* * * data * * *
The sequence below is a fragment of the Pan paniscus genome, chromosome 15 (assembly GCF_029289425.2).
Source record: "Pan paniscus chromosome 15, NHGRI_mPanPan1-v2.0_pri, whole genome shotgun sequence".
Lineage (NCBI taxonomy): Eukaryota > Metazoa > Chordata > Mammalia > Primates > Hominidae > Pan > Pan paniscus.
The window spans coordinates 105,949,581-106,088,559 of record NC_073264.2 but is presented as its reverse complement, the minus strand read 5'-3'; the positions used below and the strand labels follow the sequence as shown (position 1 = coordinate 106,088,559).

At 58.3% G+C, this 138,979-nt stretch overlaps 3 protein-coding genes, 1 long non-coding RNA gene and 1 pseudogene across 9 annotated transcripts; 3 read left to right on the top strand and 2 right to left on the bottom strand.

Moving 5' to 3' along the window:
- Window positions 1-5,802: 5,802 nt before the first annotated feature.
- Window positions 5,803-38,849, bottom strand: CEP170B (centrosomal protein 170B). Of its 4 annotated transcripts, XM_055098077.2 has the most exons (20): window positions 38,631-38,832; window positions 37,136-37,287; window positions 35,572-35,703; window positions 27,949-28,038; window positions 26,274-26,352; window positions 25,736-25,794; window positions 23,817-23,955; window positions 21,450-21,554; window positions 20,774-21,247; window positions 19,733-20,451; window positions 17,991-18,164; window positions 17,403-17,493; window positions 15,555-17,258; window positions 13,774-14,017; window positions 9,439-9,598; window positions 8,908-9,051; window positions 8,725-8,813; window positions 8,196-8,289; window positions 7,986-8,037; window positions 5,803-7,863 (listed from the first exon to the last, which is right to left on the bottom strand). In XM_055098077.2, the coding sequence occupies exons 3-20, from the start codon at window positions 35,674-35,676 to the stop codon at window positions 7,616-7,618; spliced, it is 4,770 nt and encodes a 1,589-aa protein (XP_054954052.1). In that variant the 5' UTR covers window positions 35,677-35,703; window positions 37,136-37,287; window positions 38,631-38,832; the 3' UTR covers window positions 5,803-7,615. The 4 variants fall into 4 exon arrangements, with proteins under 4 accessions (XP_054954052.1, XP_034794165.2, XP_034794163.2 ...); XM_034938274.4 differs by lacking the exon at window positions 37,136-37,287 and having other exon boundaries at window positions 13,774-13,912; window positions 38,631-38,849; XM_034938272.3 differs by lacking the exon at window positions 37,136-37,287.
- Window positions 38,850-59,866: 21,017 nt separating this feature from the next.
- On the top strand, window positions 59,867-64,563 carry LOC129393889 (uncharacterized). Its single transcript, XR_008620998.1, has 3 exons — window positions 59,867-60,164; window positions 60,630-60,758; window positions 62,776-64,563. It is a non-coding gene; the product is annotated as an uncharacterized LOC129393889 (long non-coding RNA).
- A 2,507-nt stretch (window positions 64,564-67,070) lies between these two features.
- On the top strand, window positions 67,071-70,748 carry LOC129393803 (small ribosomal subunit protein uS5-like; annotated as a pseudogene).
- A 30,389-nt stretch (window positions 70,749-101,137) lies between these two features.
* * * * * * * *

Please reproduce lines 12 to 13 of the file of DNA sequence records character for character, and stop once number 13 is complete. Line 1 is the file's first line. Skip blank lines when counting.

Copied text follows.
- On the top strand, window positions 67,071-70,748 carry LOC129393803 (small ribosomal subunit protein uS5-like; annotated as a pseudogene).
- A 30,389-nt stretch (window positions 70,749-101,137) lies between these two features.